I read a tweet one time from my favorite tarot card Twitter page that said, “We set ourselves up for failure when we expect happiness in the next place-our next job, the next relationship, next experience.” It made me stop and think: do we subconsciously expect happiness?
When I graduated high school, I thought that I had picked the university of my dreams. It was far enough away from home but close enough to reach my family, had an adorable campus, and was affordable. After two years and a loss of some of my high school best friends, I came to the realization that I had outgrown the university. Cool. No big problem. I transferred to a university that was 45 minutes away from my original institute of higher education, but closer to home. It was a plus that my older sister had also transferred to the same university after having the same epiphany that I did about her original college choice. I figured, “Great. I’ll transfer and all of my problems will go away.” I had hopes of being overly involved on campus, having internships lined up every summer, and maybe even getting close to a cute Conway boy.
The day that I went to my transfer of choice to arrange my schedule was horrible. The campus was difficult to navigate, the student workers at the front desk were rude, and the general advisor that I was paired with made it obvious that he couldn’t care less about what classes I picked.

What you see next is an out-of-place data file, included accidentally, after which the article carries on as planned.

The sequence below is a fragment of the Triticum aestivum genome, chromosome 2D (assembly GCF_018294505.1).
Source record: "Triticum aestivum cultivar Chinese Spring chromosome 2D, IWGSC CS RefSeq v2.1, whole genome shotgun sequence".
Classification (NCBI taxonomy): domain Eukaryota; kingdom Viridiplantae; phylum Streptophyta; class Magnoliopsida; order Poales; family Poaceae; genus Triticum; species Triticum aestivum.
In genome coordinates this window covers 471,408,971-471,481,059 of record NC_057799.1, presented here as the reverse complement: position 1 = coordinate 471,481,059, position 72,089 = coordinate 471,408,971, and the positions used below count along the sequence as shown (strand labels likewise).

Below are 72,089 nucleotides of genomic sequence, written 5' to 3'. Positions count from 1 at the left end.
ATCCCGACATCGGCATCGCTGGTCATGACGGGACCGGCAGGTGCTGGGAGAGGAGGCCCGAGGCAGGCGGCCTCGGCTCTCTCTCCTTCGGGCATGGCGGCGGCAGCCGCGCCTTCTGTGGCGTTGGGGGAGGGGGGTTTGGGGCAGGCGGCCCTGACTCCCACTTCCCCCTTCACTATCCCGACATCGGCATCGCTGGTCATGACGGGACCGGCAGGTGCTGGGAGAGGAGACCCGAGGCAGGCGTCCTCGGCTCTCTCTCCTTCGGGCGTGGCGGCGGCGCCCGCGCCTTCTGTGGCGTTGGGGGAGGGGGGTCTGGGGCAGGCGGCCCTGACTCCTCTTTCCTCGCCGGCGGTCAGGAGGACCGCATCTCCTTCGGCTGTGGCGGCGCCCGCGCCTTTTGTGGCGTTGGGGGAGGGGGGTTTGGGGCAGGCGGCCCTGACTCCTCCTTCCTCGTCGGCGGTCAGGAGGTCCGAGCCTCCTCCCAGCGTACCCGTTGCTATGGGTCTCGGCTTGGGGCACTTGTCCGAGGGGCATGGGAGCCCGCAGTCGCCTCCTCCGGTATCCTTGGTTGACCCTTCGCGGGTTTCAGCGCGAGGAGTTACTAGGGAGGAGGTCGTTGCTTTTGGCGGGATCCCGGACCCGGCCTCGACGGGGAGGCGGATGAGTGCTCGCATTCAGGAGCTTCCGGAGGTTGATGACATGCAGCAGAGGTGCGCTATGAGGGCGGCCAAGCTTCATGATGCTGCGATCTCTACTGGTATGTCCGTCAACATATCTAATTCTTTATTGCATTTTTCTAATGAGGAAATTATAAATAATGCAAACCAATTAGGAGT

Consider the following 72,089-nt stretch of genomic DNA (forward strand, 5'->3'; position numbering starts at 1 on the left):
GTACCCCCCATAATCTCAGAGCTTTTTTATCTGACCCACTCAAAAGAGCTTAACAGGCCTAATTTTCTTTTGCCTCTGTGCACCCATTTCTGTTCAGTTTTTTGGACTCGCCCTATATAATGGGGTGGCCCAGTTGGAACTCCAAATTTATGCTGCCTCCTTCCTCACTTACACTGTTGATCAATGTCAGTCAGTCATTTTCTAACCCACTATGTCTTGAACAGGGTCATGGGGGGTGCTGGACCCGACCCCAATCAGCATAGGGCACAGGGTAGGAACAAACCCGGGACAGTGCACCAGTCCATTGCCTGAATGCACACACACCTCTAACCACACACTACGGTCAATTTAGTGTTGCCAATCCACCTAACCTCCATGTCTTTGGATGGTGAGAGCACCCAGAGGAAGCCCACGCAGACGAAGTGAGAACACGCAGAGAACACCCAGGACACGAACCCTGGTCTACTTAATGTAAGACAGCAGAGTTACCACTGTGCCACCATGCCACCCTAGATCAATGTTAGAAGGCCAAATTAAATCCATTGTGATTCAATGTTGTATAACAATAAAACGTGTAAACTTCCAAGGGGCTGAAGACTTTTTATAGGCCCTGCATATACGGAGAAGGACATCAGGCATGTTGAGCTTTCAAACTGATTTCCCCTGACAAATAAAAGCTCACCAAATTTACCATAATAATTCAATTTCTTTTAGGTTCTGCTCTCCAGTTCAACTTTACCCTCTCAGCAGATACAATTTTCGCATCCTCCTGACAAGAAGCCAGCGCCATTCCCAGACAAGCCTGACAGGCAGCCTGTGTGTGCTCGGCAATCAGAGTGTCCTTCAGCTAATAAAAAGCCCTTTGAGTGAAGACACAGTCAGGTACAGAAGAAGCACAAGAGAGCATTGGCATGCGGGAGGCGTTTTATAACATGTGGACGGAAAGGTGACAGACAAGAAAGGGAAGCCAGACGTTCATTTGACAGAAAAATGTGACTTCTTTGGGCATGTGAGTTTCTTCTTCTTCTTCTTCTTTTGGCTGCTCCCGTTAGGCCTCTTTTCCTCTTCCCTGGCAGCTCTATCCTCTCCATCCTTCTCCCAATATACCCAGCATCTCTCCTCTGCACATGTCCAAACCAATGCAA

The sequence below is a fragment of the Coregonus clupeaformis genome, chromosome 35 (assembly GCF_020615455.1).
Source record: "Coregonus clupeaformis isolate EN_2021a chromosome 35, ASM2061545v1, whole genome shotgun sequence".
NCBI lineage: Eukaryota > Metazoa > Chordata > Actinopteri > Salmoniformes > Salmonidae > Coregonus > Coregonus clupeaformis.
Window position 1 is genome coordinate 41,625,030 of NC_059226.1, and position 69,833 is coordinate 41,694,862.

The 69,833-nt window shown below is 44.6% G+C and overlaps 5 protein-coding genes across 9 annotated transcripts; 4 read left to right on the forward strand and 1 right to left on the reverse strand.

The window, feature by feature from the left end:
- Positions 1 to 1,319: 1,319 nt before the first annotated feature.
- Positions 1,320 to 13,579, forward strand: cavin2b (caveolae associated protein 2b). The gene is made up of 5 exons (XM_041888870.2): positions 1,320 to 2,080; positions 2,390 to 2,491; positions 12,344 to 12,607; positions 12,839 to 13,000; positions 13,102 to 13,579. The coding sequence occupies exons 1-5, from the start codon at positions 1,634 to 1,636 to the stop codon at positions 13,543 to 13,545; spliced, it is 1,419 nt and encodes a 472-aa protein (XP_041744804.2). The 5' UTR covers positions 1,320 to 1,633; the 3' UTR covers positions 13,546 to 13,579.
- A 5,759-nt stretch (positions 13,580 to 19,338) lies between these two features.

I figured that a transfer would melt away my problems, but I came to the realization that I would have the same problems on my new campus that I did on my former.
So maybe the tarot card tweet was true- expecting happiness from a new situation is almost always disastrous. But how can we not get excited about a new situation without overdoing it?
Lately I’ve had to stop myself from prematurely bragging on my accomplishments as an effort to not set my expectations too high. Yes, I’m super excited to let someone close to me know about an internship opportunity or that I expect to pass my next exam, but keeping these accomplishments internalized until they are finalized has led me, and those around me, to not “expect” happiness.
What is our purpose of prematurely announcing accomplishments anyway? Our want for approval and applause from others has led to the normalization of tweets and Facebook posts about accomplishments that might not even follow through.
Having a support system that only wants the best for you is great, but sometimes those around us hype our accomplishments, which can ultimately lead to an even harder downfall when your accomplishments do not come to fruition.
Expecting happiness seems harmless, but once you allow opportunities to fully develop, without expectations, then there is little to no room for disappointment.